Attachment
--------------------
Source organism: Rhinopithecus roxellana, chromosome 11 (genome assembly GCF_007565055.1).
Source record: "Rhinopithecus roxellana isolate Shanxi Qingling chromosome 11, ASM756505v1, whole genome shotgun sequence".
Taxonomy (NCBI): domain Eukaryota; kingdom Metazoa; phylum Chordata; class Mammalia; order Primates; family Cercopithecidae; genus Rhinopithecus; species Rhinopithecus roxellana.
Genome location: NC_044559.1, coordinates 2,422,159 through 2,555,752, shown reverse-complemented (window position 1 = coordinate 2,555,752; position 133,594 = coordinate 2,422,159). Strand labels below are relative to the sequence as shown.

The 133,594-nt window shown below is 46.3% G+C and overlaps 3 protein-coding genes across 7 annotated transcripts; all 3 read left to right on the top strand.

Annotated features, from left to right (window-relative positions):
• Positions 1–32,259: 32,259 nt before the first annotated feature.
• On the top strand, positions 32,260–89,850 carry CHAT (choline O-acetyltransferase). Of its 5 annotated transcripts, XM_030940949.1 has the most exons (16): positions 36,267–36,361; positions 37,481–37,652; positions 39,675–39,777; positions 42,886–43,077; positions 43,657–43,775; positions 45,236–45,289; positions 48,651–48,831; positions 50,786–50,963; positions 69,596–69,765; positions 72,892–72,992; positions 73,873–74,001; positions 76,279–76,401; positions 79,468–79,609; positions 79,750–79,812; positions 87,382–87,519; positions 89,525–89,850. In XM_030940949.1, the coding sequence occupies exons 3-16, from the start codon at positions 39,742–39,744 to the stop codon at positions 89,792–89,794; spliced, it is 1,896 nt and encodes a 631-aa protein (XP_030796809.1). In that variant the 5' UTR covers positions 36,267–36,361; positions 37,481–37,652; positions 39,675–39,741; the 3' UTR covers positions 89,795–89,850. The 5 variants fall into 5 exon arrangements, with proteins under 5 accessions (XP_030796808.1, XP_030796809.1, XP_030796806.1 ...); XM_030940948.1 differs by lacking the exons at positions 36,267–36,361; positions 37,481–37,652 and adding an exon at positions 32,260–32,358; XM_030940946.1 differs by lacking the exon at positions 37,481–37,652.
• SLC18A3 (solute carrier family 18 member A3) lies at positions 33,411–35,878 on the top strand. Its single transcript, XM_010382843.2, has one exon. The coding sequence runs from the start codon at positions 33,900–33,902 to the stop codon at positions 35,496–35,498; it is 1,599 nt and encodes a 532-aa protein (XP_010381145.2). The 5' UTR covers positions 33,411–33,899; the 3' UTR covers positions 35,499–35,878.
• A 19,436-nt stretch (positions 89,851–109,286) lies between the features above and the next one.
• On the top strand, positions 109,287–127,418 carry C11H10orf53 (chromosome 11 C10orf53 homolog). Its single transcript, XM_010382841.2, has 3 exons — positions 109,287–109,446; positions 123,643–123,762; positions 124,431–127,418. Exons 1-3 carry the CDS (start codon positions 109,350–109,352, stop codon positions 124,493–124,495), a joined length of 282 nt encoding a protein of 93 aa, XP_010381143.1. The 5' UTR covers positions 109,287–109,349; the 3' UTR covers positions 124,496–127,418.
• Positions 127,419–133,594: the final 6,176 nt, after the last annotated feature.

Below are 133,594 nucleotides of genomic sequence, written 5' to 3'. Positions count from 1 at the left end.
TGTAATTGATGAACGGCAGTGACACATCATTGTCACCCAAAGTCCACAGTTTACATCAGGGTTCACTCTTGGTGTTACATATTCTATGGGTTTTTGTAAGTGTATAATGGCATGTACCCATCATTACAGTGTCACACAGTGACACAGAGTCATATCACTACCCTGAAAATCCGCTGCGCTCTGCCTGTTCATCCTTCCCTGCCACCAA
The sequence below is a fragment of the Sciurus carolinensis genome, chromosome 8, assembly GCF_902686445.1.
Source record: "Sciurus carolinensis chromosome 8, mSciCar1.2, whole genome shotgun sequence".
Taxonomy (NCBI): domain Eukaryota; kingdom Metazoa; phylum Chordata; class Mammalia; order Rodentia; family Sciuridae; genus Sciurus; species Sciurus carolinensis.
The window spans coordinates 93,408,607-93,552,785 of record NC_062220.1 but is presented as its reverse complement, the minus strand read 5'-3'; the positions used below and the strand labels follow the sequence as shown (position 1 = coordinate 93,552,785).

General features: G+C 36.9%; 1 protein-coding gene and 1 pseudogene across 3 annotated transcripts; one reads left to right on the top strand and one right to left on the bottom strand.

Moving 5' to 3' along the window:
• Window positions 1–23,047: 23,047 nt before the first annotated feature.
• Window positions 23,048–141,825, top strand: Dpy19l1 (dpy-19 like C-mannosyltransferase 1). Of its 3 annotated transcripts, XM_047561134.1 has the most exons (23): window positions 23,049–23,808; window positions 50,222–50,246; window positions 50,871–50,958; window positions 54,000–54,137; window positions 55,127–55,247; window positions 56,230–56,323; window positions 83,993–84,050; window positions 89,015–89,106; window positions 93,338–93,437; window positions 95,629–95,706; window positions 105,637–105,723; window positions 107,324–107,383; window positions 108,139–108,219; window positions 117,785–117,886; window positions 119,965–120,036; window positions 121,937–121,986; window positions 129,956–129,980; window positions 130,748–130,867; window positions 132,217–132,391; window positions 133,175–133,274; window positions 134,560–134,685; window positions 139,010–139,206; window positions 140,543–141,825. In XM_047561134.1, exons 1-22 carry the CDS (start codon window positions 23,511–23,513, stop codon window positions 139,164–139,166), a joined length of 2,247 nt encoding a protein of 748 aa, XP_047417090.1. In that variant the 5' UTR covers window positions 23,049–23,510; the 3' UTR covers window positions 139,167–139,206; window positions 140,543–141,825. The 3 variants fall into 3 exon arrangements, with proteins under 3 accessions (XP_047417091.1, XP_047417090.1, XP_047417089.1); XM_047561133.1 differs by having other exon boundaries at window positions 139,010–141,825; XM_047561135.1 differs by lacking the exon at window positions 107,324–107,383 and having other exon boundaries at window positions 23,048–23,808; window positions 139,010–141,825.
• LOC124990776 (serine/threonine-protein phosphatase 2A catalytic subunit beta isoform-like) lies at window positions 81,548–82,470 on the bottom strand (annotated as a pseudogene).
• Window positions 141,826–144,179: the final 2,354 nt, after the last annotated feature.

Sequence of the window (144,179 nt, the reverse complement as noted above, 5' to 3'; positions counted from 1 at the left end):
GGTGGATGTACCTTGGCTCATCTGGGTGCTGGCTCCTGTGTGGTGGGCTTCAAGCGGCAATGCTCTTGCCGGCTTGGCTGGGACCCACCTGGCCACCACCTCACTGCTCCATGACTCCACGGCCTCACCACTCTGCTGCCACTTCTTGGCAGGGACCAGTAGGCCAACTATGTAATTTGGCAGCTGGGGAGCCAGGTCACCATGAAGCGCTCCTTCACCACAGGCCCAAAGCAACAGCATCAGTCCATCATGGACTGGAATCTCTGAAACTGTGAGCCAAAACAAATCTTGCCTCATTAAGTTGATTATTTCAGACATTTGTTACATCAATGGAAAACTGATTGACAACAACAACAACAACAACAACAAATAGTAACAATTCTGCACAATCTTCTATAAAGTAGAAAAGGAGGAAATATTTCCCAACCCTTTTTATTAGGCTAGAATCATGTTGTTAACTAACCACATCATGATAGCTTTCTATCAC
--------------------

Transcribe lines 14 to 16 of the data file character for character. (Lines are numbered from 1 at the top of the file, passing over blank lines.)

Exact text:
TGTAATTGATGAACGGCAGTGACACATCATTGTCACCCAAAGTCCACAGTTTACATCAGGGTTCACTCTTGGTGTTACATATTCTATGGGTTTTTGTAAGTGTATAATGGCATGTACCCATCATTACAGTGTCACACAGTGACACAGAGTCATATCACTACCCTGAAAATCCGCTGCGCTCTGCCTGTTCATCCTTCCCTGCCACCAA
The sequence below is a fragment of the Sciurus carolinensis genome, chromosome 8, assembly GCF_902686445.1.
Source record: "Sciurus carolinensis chromosome 8, mSciCar1.2, whole genome shotgun sequence".